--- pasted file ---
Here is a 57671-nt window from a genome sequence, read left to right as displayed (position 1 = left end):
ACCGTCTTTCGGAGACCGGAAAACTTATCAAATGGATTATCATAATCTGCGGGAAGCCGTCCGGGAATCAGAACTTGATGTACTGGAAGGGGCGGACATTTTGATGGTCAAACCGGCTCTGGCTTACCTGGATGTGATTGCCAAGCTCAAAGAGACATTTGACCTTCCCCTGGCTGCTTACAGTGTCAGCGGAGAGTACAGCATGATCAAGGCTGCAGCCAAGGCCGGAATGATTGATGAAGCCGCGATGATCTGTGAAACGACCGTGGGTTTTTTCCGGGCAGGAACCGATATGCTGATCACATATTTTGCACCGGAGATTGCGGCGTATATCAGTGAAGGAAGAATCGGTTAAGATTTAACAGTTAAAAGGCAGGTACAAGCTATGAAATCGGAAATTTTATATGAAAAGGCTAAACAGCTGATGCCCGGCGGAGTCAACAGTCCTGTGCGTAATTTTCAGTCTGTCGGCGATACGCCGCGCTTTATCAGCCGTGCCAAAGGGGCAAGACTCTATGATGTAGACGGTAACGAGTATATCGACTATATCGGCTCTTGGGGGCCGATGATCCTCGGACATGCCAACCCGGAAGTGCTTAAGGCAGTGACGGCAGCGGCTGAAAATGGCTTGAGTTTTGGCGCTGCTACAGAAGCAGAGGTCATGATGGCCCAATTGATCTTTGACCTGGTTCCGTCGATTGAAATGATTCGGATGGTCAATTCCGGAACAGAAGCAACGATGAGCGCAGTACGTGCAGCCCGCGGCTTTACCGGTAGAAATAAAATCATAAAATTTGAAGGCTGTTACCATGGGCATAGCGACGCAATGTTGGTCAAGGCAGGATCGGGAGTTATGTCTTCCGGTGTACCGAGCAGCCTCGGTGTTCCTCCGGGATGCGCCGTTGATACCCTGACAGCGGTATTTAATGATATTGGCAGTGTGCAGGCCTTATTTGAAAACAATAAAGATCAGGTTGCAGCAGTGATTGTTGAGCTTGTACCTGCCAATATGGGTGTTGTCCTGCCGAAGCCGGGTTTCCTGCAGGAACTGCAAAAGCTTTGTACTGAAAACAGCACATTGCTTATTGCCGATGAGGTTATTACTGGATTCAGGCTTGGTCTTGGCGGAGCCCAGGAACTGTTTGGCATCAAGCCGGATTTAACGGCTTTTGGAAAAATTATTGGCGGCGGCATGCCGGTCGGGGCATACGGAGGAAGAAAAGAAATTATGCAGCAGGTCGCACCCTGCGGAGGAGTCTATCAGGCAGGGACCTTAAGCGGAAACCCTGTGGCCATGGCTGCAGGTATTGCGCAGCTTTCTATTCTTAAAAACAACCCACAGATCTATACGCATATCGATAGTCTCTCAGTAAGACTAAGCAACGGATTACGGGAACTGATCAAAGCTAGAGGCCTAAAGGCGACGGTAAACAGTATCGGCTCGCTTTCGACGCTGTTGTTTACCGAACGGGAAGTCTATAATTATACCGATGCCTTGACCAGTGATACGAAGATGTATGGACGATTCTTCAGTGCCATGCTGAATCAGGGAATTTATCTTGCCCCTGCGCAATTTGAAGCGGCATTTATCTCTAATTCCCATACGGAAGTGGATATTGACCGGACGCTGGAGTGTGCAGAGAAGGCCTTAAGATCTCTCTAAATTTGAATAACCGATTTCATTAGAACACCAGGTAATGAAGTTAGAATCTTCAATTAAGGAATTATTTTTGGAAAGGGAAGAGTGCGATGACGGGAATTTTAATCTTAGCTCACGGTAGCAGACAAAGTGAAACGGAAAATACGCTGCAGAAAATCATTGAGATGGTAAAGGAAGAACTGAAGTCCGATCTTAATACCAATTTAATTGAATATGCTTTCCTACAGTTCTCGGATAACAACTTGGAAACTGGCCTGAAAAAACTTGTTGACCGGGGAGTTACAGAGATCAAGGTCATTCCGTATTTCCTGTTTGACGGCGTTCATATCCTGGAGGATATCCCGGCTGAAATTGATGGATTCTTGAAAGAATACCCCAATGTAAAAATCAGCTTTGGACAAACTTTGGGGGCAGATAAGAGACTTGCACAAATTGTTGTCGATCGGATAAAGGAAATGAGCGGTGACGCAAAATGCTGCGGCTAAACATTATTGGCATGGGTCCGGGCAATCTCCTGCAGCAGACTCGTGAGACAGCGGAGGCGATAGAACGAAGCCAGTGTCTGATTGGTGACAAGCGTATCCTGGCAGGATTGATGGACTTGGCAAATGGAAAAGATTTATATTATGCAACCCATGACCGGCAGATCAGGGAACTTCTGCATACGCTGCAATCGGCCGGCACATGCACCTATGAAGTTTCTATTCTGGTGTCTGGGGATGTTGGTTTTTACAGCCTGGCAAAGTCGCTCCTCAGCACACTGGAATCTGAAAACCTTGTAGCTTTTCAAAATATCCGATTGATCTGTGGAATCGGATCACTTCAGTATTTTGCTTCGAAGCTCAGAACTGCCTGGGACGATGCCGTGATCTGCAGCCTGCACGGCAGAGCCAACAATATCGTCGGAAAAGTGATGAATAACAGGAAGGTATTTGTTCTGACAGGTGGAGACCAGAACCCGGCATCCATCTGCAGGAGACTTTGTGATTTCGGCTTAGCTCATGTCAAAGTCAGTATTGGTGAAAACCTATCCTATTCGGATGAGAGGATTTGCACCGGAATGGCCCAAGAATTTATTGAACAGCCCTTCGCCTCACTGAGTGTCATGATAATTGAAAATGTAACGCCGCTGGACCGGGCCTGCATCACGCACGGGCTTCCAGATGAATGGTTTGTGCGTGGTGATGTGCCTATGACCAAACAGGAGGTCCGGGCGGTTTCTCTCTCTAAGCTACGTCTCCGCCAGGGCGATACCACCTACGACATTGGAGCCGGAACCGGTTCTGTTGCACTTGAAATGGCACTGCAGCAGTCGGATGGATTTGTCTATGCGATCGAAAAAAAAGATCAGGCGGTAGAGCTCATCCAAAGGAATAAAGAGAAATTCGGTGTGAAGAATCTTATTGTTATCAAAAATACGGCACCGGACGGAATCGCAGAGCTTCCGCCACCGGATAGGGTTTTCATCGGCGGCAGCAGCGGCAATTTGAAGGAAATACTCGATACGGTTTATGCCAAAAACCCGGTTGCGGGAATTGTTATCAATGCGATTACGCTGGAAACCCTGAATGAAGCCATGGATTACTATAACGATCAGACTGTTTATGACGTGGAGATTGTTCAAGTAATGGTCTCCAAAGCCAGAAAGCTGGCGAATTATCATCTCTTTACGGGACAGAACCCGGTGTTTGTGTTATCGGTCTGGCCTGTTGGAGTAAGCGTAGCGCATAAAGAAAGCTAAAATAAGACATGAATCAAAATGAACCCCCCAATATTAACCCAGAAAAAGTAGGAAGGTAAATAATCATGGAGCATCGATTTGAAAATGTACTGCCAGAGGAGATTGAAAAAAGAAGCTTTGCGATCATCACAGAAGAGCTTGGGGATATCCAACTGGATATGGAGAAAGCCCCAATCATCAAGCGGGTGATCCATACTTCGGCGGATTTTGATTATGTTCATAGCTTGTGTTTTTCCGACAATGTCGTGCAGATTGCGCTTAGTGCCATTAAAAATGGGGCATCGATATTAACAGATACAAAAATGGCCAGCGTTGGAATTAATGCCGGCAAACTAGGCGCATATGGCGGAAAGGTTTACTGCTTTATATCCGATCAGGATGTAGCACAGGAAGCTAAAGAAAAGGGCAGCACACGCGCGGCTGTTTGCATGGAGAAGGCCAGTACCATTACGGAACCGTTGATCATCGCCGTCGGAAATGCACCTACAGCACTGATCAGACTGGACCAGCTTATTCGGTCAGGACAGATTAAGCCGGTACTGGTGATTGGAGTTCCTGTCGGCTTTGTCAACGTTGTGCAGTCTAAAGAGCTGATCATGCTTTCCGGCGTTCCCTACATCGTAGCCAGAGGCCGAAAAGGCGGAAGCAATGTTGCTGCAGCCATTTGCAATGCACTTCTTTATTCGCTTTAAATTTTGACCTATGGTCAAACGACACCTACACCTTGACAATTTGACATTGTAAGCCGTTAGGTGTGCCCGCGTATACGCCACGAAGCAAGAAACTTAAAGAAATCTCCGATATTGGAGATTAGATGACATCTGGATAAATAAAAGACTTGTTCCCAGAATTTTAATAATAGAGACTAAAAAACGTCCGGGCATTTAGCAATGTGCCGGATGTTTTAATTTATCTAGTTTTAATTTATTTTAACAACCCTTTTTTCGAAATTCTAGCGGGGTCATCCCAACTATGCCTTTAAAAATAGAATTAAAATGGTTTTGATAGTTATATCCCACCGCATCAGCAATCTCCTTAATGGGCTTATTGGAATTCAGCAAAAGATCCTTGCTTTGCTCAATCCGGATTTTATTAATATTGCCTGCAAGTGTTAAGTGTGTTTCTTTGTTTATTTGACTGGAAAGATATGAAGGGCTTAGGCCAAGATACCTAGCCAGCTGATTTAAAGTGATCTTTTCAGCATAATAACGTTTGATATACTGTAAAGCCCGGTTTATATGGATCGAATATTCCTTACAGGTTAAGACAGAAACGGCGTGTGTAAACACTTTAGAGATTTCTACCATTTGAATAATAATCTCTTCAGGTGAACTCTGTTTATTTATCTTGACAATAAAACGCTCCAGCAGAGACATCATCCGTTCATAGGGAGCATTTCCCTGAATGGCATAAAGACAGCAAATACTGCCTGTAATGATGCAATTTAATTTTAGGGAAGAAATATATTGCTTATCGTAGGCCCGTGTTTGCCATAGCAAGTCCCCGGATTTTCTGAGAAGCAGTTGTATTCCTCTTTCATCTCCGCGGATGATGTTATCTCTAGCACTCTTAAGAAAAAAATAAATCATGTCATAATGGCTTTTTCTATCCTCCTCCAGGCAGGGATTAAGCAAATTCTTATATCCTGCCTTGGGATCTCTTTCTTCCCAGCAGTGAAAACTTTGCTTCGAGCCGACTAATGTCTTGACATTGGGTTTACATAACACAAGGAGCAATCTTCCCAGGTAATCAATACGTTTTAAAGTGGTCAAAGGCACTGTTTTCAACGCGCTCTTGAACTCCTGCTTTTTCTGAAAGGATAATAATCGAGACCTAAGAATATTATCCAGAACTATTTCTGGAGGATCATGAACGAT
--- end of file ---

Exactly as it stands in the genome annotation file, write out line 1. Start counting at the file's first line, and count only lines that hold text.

Here is a 57671-nt window from a genome sequence, read left to right as displayed (position 1 = left end):